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At my work weight it takes me between 60 and 75 minutes to finish the novice Starting Strength program.

I would like to be in and out of the gym in about 40 min.

When I diminish my work weights I'm able to do the exercises faster, but when I try to push my current max I fail the sets if I cut the rest time shorter.

I have been following a strength training program for about 14 months (Stronglifts 2.5 months, Starting Strength the remaining time).

My current program and max work weights are:

Day 1
Squat 3x5  115kg
Bench 3x5   65kg 
Snatch 5x3  37.5kg

Day 2
Squat 3x5 
Press 3x5 42.5kg
Dead  1x5 100kg
Chins 9x6x5 (target is 3x15)

I follow this warmup schedule and rest 5 min between sets.

Can I optimize Starting Strength for workout duration while still doing progress, even if moderate?

  • You rest for 5 min between warm-up sets? – TestWell Oct 21 '15 at 17:34
  • No, I do the warmup sets straight, one after the other – Cleber Goncalves Oct 21 '15 at 17:35
  • Doing the snatch at the end of a workout is often not a good idea. – Dave Liepmann Oct 22 '15 at 6:19
  • @TestWell Could you post your comment as an answer, since it is an attempt to answer the question? – Dave Liepmann Oct 22 '15 at 14:04
  • @DaveLiepmann It was just long-winded advice that I felt not worthy of an answer but sure! – TestWell Oct 22 '15 at 14:13
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Forty minutes of gym time is an unrealistically low expectation if one is looking for the same effects as a multi-exercise program.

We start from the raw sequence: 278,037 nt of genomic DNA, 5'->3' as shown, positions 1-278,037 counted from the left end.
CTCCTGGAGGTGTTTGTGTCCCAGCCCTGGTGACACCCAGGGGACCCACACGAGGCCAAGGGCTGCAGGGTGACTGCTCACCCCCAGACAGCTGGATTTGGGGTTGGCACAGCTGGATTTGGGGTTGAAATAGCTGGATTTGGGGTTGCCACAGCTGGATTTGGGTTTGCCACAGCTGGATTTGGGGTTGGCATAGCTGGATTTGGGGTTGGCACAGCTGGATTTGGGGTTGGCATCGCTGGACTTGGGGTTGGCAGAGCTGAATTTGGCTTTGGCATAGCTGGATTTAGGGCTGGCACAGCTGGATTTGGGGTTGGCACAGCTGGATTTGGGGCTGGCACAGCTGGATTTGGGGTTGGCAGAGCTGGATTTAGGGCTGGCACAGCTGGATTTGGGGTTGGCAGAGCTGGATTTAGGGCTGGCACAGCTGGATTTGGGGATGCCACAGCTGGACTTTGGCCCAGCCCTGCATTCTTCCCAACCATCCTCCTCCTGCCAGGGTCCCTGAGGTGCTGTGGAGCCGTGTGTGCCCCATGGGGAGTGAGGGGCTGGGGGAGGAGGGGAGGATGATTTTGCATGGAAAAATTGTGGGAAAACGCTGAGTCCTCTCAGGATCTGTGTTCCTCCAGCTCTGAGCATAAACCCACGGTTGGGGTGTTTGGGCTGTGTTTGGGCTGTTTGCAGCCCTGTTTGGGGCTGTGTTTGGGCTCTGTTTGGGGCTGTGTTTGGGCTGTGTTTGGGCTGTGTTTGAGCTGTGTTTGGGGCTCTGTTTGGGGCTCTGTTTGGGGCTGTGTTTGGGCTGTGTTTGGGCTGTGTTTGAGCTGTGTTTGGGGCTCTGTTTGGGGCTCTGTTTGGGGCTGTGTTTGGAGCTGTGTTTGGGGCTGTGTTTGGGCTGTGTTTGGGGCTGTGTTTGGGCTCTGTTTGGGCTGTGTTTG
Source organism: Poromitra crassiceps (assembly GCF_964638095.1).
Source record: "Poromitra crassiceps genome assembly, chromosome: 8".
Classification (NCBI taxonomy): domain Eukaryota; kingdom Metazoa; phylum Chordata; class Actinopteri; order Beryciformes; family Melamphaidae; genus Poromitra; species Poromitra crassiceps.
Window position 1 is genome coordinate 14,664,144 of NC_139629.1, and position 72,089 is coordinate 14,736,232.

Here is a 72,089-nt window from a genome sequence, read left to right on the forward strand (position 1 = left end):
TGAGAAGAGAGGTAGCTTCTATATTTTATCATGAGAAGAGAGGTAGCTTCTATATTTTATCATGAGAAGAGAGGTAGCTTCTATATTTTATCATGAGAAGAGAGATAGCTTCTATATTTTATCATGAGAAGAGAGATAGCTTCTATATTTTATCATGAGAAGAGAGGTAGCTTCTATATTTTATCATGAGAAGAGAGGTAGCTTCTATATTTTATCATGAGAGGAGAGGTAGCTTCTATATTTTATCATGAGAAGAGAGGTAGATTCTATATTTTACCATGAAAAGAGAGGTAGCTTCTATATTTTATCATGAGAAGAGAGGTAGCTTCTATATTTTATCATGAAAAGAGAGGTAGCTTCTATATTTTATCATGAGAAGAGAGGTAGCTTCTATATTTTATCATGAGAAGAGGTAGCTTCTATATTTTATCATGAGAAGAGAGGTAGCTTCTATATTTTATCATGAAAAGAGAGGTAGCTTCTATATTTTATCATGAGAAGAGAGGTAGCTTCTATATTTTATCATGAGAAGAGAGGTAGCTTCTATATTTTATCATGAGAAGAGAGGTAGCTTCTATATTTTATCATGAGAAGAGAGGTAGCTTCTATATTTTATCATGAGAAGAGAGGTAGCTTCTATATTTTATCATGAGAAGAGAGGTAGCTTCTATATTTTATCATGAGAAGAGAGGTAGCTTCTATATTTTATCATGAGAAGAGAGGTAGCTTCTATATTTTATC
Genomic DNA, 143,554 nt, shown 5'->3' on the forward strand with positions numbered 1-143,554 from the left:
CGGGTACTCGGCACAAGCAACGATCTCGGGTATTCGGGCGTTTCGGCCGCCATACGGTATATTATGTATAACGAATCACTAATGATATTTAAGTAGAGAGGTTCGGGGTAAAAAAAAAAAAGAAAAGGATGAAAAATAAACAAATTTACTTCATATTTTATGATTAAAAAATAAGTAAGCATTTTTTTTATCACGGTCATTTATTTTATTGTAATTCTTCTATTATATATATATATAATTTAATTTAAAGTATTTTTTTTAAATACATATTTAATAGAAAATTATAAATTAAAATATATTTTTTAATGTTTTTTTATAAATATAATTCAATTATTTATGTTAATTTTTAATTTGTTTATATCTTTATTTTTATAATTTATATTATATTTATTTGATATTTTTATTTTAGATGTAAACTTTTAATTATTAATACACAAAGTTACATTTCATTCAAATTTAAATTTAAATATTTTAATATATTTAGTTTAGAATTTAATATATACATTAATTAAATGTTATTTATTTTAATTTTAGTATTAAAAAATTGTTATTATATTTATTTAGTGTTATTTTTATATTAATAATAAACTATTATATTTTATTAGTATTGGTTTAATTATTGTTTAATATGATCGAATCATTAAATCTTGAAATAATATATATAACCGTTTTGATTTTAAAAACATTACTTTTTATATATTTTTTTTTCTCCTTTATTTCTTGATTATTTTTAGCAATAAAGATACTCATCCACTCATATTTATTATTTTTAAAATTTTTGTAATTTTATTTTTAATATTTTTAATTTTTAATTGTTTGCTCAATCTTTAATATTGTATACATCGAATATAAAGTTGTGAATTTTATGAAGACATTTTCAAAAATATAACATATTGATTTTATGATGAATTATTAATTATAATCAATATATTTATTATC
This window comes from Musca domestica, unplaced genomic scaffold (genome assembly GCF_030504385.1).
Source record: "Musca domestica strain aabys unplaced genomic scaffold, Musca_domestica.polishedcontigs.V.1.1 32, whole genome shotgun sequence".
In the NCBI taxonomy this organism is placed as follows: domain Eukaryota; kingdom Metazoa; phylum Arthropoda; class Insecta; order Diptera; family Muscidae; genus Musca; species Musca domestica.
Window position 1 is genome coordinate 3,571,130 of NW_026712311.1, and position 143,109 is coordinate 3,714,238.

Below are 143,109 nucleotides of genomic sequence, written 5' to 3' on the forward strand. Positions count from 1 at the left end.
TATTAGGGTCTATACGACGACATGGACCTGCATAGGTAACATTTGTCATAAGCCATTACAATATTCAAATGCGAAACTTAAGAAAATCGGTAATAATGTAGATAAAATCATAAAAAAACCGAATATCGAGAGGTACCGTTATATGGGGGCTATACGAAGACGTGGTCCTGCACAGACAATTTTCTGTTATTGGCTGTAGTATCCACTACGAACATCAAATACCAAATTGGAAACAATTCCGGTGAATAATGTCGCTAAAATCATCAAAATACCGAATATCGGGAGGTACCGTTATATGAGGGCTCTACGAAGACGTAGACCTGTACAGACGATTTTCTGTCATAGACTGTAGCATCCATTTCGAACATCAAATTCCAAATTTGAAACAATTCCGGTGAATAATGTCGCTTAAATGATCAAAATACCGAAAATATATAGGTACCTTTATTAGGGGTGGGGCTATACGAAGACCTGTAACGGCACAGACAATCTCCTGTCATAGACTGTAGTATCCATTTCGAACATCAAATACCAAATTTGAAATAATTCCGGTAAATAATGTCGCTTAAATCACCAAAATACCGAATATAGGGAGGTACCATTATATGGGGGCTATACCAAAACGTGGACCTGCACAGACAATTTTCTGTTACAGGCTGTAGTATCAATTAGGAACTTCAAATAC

If 40 minutes is a hard cap--which I'd advise against having--then first I'd only do one work set. Warm up with the bar, add weight in logical big-plate increments (e.g. 20kg, then 40kg, then 60kg, then 80kg, then 100kg), then do a single maximal set (e.g. 115kg x5 reps). This eliminates nearly a majority of rest time since there is no rest time between warm-ups and after the work set you can immediately strip the plates and move to your next exercise.

That's probably not enough to get a workout down to 40 minutes. Remember, 40 minutes is a ludicrously short period of time to expect to complete a whole-body strength workout. At this point you need to start dropping exercises. Forget chin-ups, at least.

Thirdly, switch to a 3-day split so you can do fewer exercises per day. For instance:

A: Squat, bench

B: Deadlift, overhead press

This kind of schedule with only 1 work set would probably, most days, fit in a 40-minute workout.

  • Getting back to this as life is about to get very busy. My starting strength program down to 1 work set only lasted 25 min (squat, bench and snatch), which suits me fine, however I'm wondering if that load is enough to maintain my current fitness level? I don't expect to be gaining strength but would like to be able to maintain what I have. I have also experimented on previous workouts with diminishing the work set weights and cutting the rest period down to 1 min. This cuts my workout down to 45min but I noticed form deteriorates on the last set. – Cleber Goncalves Jan 24 '16 at 17:19
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On Day 2, you wouldn't need to follow such a strict warm-up set for deadlifts since you'll be nice and warmed up from squatting. It looks, in my opinion, that a lot of the time is being spent warming up and resting. Even 5 min between sets seems overkill if you're not working the same muscles directly after (like on Day 1). You can probably also eliminate some of the warm-up sets. On squat day, adding 15 lbs to the bar to knock out 5 reps, removing the weight, adding the next weight amount, etc. takes a lot of time. Add weight in 50 lb increments instead.

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